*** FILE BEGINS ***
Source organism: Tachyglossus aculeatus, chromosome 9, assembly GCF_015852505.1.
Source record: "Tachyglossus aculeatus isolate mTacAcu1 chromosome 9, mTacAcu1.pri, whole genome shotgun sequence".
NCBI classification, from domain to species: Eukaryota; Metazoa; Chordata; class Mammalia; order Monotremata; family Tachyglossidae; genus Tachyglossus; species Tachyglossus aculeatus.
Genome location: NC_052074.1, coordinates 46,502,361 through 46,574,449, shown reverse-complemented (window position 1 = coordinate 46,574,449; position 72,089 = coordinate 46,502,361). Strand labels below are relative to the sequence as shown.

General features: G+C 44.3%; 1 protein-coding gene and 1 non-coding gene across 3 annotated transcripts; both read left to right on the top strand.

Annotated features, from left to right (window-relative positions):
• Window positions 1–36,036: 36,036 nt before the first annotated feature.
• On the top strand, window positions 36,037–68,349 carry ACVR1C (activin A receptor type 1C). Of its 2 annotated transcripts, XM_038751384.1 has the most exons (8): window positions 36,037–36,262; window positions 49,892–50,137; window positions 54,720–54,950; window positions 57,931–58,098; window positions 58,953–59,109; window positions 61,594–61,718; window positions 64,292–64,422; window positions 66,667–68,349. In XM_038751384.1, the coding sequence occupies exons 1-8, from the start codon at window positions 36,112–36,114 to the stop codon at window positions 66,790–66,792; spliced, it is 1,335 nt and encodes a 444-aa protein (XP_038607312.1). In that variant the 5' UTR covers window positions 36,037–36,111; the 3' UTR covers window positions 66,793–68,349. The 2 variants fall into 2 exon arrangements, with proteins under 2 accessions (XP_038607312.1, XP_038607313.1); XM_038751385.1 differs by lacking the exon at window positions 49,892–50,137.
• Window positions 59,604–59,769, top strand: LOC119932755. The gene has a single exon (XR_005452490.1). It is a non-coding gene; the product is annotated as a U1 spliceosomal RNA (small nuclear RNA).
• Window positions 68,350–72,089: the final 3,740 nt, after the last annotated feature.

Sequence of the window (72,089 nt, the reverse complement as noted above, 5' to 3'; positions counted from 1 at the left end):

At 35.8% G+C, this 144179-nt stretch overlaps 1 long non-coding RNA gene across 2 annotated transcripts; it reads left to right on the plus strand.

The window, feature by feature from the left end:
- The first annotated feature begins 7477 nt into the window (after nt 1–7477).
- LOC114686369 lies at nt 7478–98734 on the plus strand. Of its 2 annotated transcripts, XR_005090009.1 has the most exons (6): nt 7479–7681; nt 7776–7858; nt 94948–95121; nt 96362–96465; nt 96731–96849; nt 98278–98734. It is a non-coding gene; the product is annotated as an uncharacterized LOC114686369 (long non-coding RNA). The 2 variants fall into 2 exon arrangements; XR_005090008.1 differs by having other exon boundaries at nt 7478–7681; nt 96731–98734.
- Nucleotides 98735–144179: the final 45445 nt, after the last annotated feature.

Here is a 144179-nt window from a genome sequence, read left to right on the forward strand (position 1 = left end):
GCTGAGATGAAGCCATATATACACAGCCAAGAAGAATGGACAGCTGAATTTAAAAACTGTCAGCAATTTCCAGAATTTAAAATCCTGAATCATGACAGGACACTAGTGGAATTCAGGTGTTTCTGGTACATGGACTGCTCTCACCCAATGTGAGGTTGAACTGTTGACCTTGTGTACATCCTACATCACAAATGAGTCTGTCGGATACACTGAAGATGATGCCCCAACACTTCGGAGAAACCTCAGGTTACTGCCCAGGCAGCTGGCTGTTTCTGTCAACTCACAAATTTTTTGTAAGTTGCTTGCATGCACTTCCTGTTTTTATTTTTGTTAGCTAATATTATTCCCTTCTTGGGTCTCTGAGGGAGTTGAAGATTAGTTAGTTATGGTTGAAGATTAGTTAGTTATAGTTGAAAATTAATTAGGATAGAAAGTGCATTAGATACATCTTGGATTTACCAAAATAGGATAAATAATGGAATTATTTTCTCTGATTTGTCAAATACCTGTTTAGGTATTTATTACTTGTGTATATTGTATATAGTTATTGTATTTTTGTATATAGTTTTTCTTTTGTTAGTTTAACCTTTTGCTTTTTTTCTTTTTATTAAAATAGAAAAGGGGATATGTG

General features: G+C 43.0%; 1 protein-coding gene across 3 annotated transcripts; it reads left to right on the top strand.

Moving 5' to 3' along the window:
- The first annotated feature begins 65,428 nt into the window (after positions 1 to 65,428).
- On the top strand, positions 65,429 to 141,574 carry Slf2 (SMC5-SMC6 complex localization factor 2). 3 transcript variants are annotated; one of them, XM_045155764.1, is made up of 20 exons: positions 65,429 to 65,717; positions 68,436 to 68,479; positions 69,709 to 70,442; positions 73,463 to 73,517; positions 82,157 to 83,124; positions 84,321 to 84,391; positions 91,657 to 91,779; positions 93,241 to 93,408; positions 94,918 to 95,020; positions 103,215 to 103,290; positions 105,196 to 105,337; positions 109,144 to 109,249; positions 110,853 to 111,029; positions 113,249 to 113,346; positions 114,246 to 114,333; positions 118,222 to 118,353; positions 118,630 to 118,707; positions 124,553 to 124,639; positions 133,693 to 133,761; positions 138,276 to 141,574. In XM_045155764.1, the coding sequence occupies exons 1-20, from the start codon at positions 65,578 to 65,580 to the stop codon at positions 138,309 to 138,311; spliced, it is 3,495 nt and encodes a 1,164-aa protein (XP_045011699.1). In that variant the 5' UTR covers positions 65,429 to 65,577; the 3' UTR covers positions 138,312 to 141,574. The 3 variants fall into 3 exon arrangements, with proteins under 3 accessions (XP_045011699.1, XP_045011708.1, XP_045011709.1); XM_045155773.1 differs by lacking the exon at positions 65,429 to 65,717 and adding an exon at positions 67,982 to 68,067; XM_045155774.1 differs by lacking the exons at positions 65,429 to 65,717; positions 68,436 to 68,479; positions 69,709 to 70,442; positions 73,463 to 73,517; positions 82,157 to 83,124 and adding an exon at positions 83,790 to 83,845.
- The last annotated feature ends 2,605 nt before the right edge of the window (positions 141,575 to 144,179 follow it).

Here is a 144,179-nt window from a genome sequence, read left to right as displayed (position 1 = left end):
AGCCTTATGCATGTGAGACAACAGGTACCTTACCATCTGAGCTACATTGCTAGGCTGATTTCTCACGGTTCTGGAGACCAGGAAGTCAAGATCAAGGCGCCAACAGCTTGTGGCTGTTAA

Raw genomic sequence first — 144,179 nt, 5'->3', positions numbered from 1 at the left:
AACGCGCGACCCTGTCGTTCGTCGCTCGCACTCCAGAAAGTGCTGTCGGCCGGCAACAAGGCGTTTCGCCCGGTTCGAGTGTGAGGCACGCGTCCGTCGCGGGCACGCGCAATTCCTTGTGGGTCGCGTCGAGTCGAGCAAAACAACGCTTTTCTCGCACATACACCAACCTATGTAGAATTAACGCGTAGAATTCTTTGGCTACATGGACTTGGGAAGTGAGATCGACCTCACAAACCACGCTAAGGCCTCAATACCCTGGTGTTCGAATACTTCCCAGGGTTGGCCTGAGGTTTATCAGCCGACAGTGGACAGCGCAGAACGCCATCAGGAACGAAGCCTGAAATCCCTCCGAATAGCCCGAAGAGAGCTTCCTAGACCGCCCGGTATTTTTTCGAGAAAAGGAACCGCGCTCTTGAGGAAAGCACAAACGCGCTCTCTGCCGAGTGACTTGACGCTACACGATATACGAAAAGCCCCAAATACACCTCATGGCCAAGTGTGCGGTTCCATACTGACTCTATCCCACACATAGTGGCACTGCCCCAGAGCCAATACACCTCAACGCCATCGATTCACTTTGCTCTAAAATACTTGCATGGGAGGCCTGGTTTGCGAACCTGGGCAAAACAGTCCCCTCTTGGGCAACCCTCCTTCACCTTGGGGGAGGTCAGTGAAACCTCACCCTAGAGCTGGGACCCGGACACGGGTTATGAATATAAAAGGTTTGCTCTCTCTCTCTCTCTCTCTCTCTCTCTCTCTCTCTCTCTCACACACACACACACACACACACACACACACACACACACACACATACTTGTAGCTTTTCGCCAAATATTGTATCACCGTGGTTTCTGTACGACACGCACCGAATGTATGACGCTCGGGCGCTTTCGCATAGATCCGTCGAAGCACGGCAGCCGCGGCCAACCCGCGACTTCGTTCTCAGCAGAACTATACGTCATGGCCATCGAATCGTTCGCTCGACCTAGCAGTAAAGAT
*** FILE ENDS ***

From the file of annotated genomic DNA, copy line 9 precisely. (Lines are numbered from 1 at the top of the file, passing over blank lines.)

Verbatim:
• Window positions 59,604–59,769, top strand: LOC119932755. The gene has a single exon (XR_005452490.1). It is a non-coding gene; the product is annotated as a U1 spliceosomal RNA (small nuclear RNA).